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Professor Robin D.G. Kelley Statement of Support for UC Divestment

Professor Robin D.G. Kelley Statement of Support for UC Divestment

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Published by SJP at UCLA
UCLA Gary B. Nash Professor of American History Robin D.G. Kelley Offers Statement of Support for UC Divestment
UCLA Gary B. Nash Professor of American History Robin D.G. Kelley Offers Statement of Support for UC Divestment

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Published by: SJP at UCLA on Feb 23, 2014
Copyright:Attribution Non-commercial


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January 29, 2014 Dear SJP Members and Friends, I am proud and honored to support the student-initiated movement to divest the University of California of its shares in firms that support Israel’s illegal occupation of the West Bank. We all know that companies such as HP, Caterpillar, Cement Roadstone Holdings, General Electric, and others provide electronic and data services to maintain checkpoints, materials to build the illegal “apartheid wall,’ bulldozers that are used to demolish Palestinian homes and olive groves in violation of international law, and weapons systems that are used against Palestinians in violation of our own Arms Export Control Act prohibiting the use of U.S. weapons and military aid against civilians. I applaud your efforts as a proud graduate of UCLA (PhD 1987), and a faculty member concerned about human rights and social justice. Exactly thirty years ago, as a graduate student, president of UCLA’s African Activist Association, and chair of the Los Angeles Ad Hoc Committee to Keep South Africa Out of the Olympics, I added my voice to the movement calling on the University of California to divest its holdings from apartheid South Africa. This was my generation’s “Boycott, Sanctions, Divestment” moment, and many of us put our bodies on the line building makeshift shanty towns on campus and sitting in at the South African Consulate in Beverly Hills. We supported the call for boycott and divestment from South African activists and organizers representing a broad spectrum of civil society—trade unionists, youth groups, political organizations, cultural workers, etc. The movement was not popular at first, but we educated our community, built momentum, and by the summer of 1986 succeeded in persuading the U.C. Regents to divest its $3.1 billion worth of holdings from South Africa and Namibia. Although it took nine years, and the University of California took longer to divest than most major banks (including Citibank, Chase Manhattan, and Barclays), its leaders ultimately decided to abide by the wishes of the students and faculty and take an ethical stance against apartheid. Three decades later, we are asking the University of California to uphold the principles that led to their historic 1986 decision. We understood then – and now—that apartheid did more than strip black South Africans of voting and civil rights. The regime dispossessed Africans from their land, and through legislative and military acts, razed entire communities and transferred Africans to government townships and Bantustans. It was a system of racial classification and  population control that limited the movement of Africans in towns and cities, denied them social and economic privileges based on race, outlawed organizations that challenged the apartheid state, and used violence and detention to suppress opposition. Israel has been practicing a form of apartheid since its inception. After destroying some 380 Palestinian villages, and ethnically cleansing Palestinian towns and neighborhoods in mixed cities in 1948, confiscating land without compensation, Israel passed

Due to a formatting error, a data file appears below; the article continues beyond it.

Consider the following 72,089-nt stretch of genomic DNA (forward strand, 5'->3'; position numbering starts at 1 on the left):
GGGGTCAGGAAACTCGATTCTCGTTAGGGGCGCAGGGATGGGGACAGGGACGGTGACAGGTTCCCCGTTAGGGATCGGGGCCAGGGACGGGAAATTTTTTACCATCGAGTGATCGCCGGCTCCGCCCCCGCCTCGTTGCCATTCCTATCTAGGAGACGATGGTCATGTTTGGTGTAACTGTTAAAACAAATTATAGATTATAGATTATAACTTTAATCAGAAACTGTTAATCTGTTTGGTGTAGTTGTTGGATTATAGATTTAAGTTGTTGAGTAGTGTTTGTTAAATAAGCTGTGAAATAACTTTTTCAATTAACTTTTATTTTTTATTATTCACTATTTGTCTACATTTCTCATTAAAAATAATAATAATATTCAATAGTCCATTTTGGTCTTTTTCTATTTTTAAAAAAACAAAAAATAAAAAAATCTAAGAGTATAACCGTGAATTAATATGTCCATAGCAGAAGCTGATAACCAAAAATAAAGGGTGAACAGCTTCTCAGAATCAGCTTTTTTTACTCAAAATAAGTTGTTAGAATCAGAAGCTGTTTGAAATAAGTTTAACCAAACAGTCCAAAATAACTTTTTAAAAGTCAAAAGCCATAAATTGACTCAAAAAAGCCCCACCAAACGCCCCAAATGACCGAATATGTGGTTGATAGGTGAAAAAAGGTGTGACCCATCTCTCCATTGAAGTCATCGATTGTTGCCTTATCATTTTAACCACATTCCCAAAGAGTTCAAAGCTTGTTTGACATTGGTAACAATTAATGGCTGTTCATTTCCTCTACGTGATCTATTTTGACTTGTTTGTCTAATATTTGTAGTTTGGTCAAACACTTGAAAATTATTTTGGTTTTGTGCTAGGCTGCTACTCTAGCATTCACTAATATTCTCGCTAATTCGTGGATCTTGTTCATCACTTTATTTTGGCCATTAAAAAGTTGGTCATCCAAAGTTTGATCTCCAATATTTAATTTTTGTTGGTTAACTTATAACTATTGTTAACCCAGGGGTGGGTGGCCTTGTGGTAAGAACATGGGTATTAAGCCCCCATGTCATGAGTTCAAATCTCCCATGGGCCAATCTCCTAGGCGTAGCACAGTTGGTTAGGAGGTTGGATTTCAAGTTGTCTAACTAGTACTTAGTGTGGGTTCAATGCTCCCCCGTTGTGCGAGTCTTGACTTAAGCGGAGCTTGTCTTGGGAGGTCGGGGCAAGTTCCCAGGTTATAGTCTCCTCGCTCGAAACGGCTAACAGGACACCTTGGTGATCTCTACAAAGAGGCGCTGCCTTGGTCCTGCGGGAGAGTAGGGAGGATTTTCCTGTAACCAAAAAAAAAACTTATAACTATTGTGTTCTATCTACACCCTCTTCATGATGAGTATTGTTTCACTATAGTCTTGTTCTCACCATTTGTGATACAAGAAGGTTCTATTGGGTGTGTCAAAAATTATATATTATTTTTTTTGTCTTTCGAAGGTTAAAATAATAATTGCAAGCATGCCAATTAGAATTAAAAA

The Absentees’ Property Law
(1950), effectively transferring all property owned or used by Palestinian refugees to the state, and then denied their right to return or reclaim their losses. The land grab continued after the 1967 war and military occupation of Gaza, the West Bank, and East Jerusalem. In violation of the Fourth Geneva Convention, Jewish settlements in the Occupied Territories have expanded exponentially since

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